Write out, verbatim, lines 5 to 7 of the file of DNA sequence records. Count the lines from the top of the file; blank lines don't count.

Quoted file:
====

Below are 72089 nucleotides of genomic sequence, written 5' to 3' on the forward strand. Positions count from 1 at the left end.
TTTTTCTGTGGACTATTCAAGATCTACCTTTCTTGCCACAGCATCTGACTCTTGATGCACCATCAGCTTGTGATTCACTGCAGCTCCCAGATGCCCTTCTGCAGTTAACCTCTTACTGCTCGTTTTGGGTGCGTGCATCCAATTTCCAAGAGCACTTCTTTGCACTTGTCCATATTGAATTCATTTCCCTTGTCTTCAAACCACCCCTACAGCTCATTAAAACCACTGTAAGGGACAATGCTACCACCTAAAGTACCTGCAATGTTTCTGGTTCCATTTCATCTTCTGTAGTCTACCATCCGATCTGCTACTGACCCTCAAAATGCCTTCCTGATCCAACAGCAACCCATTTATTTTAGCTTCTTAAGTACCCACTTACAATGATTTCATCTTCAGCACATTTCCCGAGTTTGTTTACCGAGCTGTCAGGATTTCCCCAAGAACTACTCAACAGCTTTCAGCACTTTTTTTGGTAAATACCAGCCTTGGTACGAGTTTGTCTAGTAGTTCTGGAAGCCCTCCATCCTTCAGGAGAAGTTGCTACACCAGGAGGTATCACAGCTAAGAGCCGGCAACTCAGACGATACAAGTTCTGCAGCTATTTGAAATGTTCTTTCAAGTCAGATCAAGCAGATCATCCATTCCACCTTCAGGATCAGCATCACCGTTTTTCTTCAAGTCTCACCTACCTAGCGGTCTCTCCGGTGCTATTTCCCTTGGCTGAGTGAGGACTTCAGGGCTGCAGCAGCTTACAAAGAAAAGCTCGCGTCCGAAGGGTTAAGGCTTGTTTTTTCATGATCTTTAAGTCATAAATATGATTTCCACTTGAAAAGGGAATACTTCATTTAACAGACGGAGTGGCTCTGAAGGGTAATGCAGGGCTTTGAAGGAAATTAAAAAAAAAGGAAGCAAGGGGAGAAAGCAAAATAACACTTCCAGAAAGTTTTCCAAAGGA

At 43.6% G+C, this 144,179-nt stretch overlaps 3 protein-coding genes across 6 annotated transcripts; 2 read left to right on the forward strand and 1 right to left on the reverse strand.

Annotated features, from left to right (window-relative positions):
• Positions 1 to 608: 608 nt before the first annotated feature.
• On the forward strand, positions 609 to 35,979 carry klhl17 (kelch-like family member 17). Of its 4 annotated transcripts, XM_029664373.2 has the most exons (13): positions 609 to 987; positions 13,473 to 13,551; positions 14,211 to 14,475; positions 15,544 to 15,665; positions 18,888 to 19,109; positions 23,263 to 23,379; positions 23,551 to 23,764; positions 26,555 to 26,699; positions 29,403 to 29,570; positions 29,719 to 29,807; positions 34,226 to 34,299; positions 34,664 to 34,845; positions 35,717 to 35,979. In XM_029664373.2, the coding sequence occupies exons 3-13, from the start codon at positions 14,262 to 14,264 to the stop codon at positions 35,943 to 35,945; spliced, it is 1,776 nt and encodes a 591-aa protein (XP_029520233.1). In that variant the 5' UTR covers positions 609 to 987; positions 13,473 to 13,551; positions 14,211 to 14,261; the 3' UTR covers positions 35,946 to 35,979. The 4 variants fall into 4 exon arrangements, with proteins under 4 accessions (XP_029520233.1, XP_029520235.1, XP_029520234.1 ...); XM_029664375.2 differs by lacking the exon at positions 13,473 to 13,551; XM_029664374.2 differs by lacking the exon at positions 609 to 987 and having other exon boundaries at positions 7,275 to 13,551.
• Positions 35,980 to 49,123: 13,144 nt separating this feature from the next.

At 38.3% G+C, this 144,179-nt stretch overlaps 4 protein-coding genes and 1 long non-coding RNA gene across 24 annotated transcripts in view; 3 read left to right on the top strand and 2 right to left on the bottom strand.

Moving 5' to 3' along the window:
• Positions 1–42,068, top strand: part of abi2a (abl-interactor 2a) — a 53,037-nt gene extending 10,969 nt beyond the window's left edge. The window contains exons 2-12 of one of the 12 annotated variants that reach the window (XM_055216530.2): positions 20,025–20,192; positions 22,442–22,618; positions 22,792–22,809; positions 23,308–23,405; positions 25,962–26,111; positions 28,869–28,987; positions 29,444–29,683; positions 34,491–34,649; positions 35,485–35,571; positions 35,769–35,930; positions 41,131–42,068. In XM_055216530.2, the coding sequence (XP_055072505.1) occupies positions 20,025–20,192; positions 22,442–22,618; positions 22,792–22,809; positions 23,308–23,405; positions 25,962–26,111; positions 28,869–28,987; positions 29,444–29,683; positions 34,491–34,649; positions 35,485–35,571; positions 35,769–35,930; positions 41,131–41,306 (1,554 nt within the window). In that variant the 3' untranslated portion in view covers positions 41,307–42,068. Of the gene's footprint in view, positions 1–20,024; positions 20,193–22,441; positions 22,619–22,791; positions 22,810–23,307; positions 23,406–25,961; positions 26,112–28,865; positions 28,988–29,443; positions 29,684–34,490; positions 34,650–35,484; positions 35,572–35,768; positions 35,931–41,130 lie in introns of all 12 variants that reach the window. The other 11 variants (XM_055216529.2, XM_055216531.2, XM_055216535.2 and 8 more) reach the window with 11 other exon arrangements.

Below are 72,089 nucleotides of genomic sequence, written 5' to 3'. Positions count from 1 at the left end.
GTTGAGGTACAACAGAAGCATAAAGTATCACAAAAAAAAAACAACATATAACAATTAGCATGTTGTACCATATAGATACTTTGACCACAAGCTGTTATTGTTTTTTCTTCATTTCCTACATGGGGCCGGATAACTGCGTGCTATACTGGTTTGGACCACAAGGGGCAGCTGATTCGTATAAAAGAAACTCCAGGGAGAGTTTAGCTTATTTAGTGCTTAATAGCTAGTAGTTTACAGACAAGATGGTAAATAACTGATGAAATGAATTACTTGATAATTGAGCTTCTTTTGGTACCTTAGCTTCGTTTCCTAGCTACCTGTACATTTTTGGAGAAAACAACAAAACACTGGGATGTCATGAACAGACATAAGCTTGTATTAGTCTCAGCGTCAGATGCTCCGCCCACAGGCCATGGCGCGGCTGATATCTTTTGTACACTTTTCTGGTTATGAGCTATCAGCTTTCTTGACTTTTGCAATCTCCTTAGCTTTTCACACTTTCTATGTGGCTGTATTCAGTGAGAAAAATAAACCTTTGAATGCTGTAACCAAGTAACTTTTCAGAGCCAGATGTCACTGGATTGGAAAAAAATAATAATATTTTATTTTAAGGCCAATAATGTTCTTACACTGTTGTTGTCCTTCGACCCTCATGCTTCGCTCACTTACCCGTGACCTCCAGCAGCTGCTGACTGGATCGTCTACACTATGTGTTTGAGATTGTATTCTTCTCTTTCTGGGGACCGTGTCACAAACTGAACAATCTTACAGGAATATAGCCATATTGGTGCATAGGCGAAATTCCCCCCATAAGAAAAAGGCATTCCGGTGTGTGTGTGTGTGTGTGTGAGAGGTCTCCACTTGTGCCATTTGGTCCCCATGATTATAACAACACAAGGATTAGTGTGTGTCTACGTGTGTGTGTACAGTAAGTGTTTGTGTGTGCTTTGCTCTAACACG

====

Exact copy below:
• Positions 1 to 608: 608 nt before the first annotated feature.
• On the forward strand, positions 609 to 35,979 carry klhl17 (kelch-like family member 17). Of its 4 annotated transcripts, XM_029664373.2 has the most exons (13): positions 609 to 987; positions 13,473 to 13,551; positions 14,211 to 14,475; positions 15,544 to 15,665; positions 18,888 to 19,109; positions 23,263 to 23,379; positions 23,551 to 23,764; positions 26,555 to 26,699; positions 29,403 to 29,570; positions 29,719 to 29,807; positions 34,226 to 34,299; positions 34,664 to 34,845; positions 35,717 to 35,979. In XM_029664373.2, the coding sequence occupies exons 3-13, from the start codon at positions 14,262 to 14,264 to the stop codon at positions 35,943 to 35,945; spliced, it is 1,776 nt and encodes a 591-aa protein (XP_029520233.1). In that variant the 5' UTR covers positions 609 to 987; positions 13,473 to 13,551; positions 14,211 to 14,261; the 3' UTR covers positions 35,946 to 35,979. The 4 variants fall into 4 exon arrangements, with proteins under 4 accessions (XP_029520233.1, XP_029520235.1, XP_029520234.1 ...); XM_029664375.2 differs by lacking the exon at positions 13,473 to 13,551; XM_029664374.2 differs by lacking the exon at positions 609 to 987 and having other exon boundaries at positions 7,275 to 13,551.
• Positions 35,980 to 49,123: 13,144 nt separating this feature from the next.